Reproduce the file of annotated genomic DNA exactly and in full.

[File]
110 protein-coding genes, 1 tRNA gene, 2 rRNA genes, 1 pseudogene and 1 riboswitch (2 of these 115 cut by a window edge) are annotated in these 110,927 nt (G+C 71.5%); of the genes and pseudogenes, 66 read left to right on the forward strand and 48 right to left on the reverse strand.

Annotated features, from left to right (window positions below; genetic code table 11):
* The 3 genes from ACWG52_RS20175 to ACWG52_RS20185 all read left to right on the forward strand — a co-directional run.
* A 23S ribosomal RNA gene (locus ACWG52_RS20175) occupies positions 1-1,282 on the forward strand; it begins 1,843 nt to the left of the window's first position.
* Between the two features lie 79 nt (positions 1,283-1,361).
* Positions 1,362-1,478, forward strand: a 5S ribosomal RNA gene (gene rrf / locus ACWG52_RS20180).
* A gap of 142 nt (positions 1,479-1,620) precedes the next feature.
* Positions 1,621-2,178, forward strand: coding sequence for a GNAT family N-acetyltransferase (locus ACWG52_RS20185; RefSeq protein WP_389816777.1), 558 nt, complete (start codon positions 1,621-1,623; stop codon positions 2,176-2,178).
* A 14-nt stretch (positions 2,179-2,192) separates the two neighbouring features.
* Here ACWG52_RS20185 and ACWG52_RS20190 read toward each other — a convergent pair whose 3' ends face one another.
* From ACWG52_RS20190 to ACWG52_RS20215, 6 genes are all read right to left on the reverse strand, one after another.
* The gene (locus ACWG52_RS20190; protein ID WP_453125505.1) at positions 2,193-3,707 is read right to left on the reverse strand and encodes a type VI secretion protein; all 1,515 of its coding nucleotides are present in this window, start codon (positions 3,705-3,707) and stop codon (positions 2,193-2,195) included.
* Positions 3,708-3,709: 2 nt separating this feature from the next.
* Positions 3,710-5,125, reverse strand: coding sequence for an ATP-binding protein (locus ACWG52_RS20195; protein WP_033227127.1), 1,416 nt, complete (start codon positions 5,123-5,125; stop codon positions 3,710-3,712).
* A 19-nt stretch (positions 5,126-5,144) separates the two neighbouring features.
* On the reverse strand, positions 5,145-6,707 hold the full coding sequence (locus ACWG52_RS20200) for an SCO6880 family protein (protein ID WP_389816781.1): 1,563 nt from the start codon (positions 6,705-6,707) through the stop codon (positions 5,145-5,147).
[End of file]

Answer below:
110 protein-coding genes, 1 tRNA gene, 2 rRNA genes, 1 pseudogene and 1 riboswitch (2 of these 115 cut by a window edge) are annotated in these 110,927 nt (G+C 71.5%); of the genes and pseudogenes, 66 read left to right on the forward strand and 48 right to left on the reverse strand.

Annotated features, from left to right (window positions below; genetic code table 11):
* The 3 genes from ACWG52_RS20175 to ACWG52_RS20185 all read left to right on the forward strand — a co-directional run.
* A 23S ribosomal RNA gene (locus ACWG52_RS20175) occupies positions 1-1,282 on the forward strand; it begins 1,843 nt to the left of the window's first position.
* Between the two features lie 79 nt (positions 1,283-1,361).
* Positions 1,362-1,478, forward strand: a 5S ribosomal RNA gene (gene rrf / locus ACWG52_RS20180).
* A gap of 142 nt (positions 1,479-1,620) precedes the next feature.
* Positions 1,621-2,178, forward strand: coding sequence for a GNAT family N-acetyltransferase (locus ACWG52_RS20185; RefSeq protein WP_389816777.1), 558 nt, complete (start codon positions 1,621-1,623; stop codon positions 2,176-2,178).
* A 14-nt stretch (positions 2,179-2,192) separates the two neighbouring features.
* Here ACWG52_RS20185 and ACWG52_RS20190 read toward each other — a convergent pair whose 3' ends face one another.
* From ACWG52_RS20190 to ACWG52_RS20215, 6 genes are all read right to left on the reverse strand, one after another.
* The gene (locus ACWG52_RS20190; protein ID WP_453125505.1) at positions 2,193-3,707 is read right to left on the reverse strand and encodes a type VI secretion protein; all 1,515 of its coding nucleotides are present in this window, start codon (positions 3,705-3,707) and stop codon (positions 2,193-2,195) included.
* Positions 3,708-3,709: 2 nt separating this feature from the next.
* Positions 3,710-5,125, reverse strand: coding sequence for an ATP-binding protein (locus ACWG52_RS20195; protein WP_033227127.1), 1,416 nt, complete (start codon positions 5,123-5,125; stop codon positions 3,710-3,712).
* A 19-nt stretch (positions 5,126-5,144) separates the two neighbouring features.
* On the reverse strand, positions 5,145-6,707 hold the full coding sequence (locus ACWG52_RS20200) for an SCO6880 family protein (protein ID WP_389816781.1): 1,563 nt from the start codon (positions 6,705-6,707) through the stop codon (positions 5,145-5,147).